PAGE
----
delay(1);                      // waits 15ms for the servo to reach the position
        }

        for(int pos = 180; pos > 1; pos--)  // goes from 180 degrees to 0 degrees
        {
            myServo.write(pos);             // tell servo to go to position in variable 'pos'
            delay(1);                      // waits 15ms for the servo to reach the position
        }
    }
void mydelay(uint16_t milliseconds)
{
    for(uint16_t i = 0; i < milliseconds; i++)
    {
        delayMicroseconds(1000);
    }
}//end delay


I put it as mydelay, but still no luck.
By the way, should I be using the attiny on a 1mhz or 8 mhz clock?

ky9129

Does it works with another arduino? Double check connections.
However, I have heard that attiny is not fully compatible with arduino - few libraries/ functions might not work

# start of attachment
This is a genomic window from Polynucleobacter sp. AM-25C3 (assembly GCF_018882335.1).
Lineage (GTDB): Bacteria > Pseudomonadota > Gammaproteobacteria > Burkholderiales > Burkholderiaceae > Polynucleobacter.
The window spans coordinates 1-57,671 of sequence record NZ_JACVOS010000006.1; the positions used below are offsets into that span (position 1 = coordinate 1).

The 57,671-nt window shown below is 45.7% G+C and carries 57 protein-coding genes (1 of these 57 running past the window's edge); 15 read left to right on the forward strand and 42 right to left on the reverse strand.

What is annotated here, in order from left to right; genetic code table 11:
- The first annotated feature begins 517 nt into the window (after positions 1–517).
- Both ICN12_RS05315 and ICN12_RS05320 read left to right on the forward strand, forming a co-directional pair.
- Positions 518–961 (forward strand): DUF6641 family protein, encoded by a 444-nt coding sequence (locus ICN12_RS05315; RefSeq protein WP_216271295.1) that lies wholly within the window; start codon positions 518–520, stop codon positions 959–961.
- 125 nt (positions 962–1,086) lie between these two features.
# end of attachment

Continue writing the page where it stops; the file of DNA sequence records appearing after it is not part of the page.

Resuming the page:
WireJunky


Does it works with another arduino? Double check connections.
However, I have heard that attiny is not fully compatible with arduino - few libraries/ functions might not work


The connections are simple.
http://farm7.static.flickr.com/6065/6121376853_e8355afe33.jpg
The servo is hooked into the proper pins on the programmer.
For some reason though, the servo spins on pin 1 of the attiny, but that's all it does. Spin.

Code: [Select]
// Servo8Bit Example code
// Ilya Brutman

#include "Servo8Bit.h"
void mydelay(uint16_t milliseconds);  //forward declaration to the delay function

Servo8Bit myServo;  //create a servo object.
int led = 0;

void setup()
{
  myServo.attach(0);  //attach the servo to pin PB3
    delay(1);
}
   void loop()
    {
        for(int pos = 0; pos < 180; pos++)  // goes from 0 degrees to 180 degrees
        {                                   // in steps of 1 degree
            myServo.write(pos);             // tell servo to go to position in variable 'pos'